Where diamond cutting started
Diamond cutting is an ancient art that originated in India.
Diamonds have been in use since the 4th century BCE. In India, they were first used as decorative stones, but by the 2nd century CE, Indians were also cutting diamonds for jewelry.
In 1725, a French jeweler named Jean-Baptiste Tavernier visited India and was so impressed with diamonds that he introduced them to Europe. This led to diamond cutting being popularized in France and Europe.
After all is said and done, diamond cutting is what makes the difference between the uncut diamond in the rough and the final polished sparkling gemstone.
The raw diamond appears like a lump of molten glass that is coated with a translucent film.
Uncovering its great beauty depends on man’s skill to take maximum advantage of the physical laws of optics.
It has taken a long time to learn how to cut a diamond so as to maximize its brilliance.
By the mid-1700s, the science of optics and the understanding of cutting diamond converged.
The result was the development of the brilliant round cut….the most popular diamond cut to this day.
The brilliant cut diamond represents the highest advances made in the art of diamond cutting.
It brings out the most brilliance and fire from the diamond’s natural properties.
There has continued to be some debate in diamond cutting cirlces on how to simultaneously maximize brilliance, sparkle and fire in a diamond…also know as the “ideal cut”.
Enter a mathematical approach
Marcel Tolkowsky, a Polish-born mathematician, is best known for his work on the design of the ideal cut diamond.
Tolkowsky was born in Łódź, Poland and studied at University of Berlin and University of Paris. He was Professor of Geometry at the University of Berlin from 1892 to 1925.
After his retirement from teaching he continued to work on the design of diamonds. His most famous contribution to mathematics is known as Tolkowsky’s Rule which is a mathematical approach to designing an ideal cut diamond.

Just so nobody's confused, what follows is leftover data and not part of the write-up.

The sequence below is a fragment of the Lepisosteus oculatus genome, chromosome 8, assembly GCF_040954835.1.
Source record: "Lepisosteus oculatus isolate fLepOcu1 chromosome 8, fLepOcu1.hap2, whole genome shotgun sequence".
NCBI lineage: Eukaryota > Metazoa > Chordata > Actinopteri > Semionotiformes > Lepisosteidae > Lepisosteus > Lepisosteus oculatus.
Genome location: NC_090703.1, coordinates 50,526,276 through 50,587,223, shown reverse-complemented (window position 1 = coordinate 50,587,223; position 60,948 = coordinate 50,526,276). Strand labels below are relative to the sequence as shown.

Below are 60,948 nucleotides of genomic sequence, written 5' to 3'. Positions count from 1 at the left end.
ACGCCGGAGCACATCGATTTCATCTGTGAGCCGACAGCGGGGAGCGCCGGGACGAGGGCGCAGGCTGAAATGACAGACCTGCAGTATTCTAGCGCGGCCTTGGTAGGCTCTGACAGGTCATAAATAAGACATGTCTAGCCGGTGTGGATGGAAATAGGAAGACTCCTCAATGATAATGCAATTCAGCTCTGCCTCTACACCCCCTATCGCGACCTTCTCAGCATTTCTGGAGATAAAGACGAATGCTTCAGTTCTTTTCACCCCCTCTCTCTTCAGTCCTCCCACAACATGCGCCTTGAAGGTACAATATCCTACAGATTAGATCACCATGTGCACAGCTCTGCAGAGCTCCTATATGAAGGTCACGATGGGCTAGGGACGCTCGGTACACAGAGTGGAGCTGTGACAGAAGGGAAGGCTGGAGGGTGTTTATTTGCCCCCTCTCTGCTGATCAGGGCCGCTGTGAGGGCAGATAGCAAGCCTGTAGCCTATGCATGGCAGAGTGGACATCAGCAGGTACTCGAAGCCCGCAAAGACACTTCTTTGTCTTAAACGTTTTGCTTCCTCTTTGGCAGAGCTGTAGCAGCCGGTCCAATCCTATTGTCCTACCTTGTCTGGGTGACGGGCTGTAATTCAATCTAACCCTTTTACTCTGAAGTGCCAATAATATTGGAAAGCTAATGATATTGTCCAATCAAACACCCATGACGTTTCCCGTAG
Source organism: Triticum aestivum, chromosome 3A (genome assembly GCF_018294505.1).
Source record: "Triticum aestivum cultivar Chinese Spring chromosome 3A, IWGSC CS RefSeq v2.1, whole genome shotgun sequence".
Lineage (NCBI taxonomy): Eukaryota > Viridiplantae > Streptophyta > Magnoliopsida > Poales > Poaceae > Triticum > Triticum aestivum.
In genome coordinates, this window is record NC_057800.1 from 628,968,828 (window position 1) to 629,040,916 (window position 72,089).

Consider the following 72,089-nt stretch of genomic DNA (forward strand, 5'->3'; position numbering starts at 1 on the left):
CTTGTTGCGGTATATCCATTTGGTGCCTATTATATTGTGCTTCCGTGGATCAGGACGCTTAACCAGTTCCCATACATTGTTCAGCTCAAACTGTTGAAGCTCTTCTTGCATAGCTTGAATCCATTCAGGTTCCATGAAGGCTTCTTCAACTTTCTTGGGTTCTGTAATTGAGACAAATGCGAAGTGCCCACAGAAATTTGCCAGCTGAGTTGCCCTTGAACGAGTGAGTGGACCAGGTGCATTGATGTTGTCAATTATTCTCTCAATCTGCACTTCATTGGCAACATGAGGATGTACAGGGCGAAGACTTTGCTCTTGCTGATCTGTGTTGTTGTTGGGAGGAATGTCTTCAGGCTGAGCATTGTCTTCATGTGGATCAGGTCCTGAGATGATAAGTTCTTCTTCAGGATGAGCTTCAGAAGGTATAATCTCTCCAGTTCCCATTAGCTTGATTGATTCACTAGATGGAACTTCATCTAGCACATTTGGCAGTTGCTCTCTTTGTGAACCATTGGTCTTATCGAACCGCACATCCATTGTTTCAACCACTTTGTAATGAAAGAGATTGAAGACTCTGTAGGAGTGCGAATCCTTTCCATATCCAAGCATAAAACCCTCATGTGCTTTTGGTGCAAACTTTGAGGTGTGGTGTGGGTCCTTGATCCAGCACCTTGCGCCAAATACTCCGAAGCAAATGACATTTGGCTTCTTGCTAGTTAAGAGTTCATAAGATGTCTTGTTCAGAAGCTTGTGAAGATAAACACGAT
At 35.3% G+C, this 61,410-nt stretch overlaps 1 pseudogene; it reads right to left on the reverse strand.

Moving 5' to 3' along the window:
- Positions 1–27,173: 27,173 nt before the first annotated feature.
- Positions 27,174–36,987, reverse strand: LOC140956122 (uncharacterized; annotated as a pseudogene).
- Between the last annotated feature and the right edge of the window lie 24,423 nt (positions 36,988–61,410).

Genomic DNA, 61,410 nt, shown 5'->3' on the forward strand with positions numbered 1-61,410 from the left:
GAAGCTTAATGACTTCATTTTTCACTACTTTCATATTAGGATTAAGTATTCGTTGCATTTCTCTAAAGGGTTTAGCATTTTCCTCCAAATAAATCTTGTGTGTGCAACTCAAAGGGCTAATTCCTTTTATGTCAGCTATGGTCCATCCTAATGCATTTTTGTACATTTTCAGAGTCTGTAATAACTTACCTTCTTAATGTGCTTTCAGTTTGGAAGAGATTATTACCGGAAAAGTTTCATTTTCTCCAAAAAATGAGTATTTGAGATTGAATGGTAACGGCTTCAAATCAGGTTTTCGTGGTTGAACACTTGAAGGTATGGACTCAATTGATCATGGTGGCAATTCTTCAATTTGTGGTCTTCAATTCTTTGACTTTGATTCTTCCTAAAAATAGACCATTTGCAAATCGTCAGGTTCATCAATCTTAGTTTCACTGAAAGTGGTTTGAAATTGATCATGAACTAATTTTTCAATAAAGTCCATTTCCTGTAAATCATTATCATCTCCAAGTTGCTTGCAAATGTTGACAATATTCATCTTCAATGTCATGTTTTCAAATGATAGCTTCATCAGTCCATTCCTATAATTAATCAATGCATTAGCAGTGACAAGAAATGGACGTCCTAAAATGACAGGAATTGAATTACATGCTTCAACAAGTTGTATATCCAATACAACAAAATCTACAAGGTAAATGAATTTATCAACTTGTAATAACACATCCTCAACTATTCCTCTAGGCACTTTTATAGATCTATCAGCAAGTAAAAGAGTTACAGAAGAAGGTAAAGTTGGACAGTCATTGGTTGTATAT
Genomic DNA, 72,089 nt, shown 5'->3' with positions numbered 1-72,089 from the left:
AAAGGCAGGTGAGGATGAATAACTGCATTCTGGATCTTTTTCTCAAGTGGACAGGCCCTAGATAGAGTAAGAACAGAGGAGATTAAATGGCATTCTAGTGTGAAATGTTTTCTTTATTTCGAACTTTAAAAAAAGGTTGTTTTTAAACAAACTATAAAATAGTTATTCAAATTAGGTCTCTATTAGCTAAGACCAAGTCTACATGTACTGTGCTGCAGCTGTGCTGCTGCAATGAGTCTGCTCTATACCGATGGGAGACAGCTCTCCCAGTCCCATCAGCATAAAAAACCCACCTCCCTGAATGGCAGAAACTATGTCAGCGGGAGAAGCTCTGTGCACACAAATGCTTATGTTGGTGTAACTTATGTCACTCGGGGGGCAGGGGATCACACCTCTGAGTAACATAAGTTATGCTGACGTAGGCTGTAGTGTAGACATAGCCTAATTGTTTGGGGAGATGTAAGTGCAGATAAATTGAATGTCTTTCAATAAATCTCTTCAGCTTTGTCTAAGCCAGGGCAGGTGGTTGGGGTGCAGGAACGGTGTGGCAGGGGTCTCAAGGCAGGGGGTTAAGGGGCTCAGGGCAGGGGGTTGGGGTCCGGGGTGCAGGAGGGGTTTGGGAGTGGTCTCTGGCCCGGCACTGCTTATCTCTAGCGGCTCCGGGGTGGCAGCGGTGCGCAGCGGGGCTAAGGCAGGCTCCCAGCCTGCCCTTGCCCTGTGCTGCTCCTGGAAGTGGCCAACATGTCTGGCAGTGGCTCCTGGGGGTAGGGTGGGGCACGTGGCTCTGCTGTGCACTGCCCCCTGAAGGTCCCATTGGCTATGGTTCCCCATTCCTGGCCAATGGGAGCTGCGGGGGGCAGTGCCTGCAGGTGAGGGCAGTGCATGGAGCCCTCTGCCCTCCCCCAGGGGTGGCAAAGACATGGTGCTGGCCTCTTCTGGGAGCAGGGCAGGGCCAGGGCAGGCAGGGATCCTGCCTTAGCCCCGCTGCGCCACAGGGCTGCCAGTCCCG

In 1919, master gem cutter and mathematician Marcel Tolkowsky calculated a compromise; a perfectly symmetrical diamond cut with 58 facets and precise proportions.
The most widely accepted proportions for diamonds cut today have evolved from Tolkowsky’s model.
The transformation of a rough diamond to a cut one is simply amazing.
There are a few basic steps that are required in order to transform a piece of rough diamond into a cut & polished one.
These steps require a tremendous amount of skill and patience on the part of the diamond cutter…who has to make many calculations & decisions before the work begins.
The initial step is to choose the shape and size of the final diamond which will be created from a particular piece of diamond rough.
This is a very complicated decision, since it involve trade offs to avoid inclusions & cracks.
This will make the diamond smaller but less included and possibly more valuable.
The only exception is for Internally flawless diamonds as they contain no inclusions.
Once that is decided, the cutter marks on the stone with ink what part of the stone shall be removed by cleaving or sawing, in order to get it in proper shape for further work.
Diamonds can be cleaved or sawn.
The expert must decide which option to choose.
This will depend on whether the diamond has deep cracks or not.
Cleaving a cracked diamond can cause it to shatter as its structure has already been compromised.
Cleaving the diamond only takes a few seconds.
It involves a chisel and hammer and it must be done with the grain of the diamond otherwise the stone will fracture & be damaged.
Most diamonds are sawn.
The sawing process involves a special blade coated with diamond dust which spins at high speed to gradually cut through the stone.
This is an important diamond cutting step as it determines how big or small the final diamond will be.
There is also a relatively new laser technology that is used to saw rough diamonds.
Since diamond is the hardest of all natural minerals, one diamond is fixed on a small lathe.
The other is fixed on a stick and held in the operators hand.
This is the only way to actually form the shape of the diamond; by having it worked on by a second diamond.
The shape obtained corresponds to the double cone of the brilliant cut.
To obtain other shapes, the diamonds are ground on a rotating disk that is covered with diamond dust.
Polishing is the very last step of the diamond cutting process & requires much experience.
The diamond held in a dop (a specially designed rig) is polished on a 12 inch wide horizontally rotating wheel spinning at 2000 – 3000 rpm….coated with diamond powder and oil.
Initially, the diamond cutter carves 18 facets into the diamond….upon which all of the other facets will be built.
This is a very crucial stage since it will have a huge impact on the final cut quality of the diamond.
The corners of all facets & placement of angles are judged by eye without elaborate instruments….only a loupe is used to gauge the cut.